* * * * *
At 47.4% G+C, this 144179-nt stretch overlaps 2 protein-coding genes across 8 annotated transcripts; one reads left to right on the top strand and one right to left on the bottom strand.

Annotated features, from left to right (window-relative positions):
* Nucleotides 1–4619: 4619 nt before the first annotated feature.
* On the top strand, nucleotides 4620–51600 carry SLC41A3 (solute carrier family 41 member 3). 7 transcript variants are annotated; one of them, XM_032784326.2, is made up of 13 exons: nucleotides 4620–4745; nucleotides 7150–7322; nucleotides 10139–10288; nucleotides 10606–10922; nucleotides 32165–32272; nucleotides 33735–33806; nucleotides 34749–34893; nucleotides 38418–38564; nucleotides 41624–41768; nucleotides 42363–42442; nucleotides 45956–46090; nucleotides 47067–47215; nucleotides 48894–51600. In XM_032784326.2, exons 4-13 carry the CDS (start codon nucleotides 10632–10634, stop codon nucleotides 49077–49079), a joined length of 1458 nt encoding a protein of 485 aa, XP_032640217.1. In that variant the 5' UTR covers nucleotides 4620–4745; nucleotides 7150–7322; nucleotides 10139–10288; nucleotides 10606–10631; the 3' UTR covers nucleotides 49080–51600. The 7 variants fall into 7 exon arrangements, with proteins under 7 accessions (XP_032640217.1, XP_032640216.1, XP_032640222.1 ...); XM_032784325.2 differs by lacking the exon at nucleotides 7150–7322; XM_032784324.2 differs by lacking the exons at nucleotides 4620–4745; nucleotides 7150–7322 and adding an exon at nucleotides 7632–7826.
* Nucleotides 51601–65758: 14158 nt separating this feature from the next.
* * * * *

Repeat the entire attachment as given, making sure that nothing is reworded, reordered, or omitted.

At 47.4% G+C, this 144179-nt stretch overlaps 2 protein-coding genes across 8 annotated transcripts; one reads left to right on the top strand and one right to left on the bottom strand.

Annotated features, from left to right (window-relative positions):
* Nucleotides 1–4619: 4619 nt before the first annotated feature.
* On the top strand, nucleotides 4620–51600 carry SLC41A3 (solute carrier family 41 member 3). 7 transcript variants are annotated; one of them, XM_032784326.2, is made up of 13 exons: nucleotides 4620–4745; nucleotides 7150–7322; nucleotides 10139–10288; nucleotides 10606–10922; nucleotides 32165–32272; nucleotides 33735–33806; nucleotides 34749–34893; nucleotides 38418–38564; nucleotides 41624–41768; nucleotides 42363–42442; nucleotides 45956–46090; nucleotides 47067–47215; nucleotides 48894–51600. In XM_032784326.2, exons 4-13 carry the CDS (start codon nucleotides 10632–10634, stop codon nucleotides 49077–49079), a joined length of 1458 nt encoding a protein of 485 aa, XP_032640217.1. In that variant the 5' UTR covers nucleotides 4620–4745; nucleotides 7150–7322; nucleotides 10139–10288; nucleotides 10606–10631; the 3' UTR covers nucleotides 49080–51600. The 7 variants fall into 7 exon arrangements, with proteins under 7 accessions (XP_032640217.1, XP_032640216.1, XP_032640222.1 ...); XM_032784325.2 differs by lacking the exon at nucleotides 7150–7322; XM_032784324.2 differs by lacking the exons at nucleotides 4620–4745; nucleotides 7150–7322 and adding an exon at nucleotides 7632–7826.
* Nucleotides 51601–65758: 14158 nt separating this feature from the next.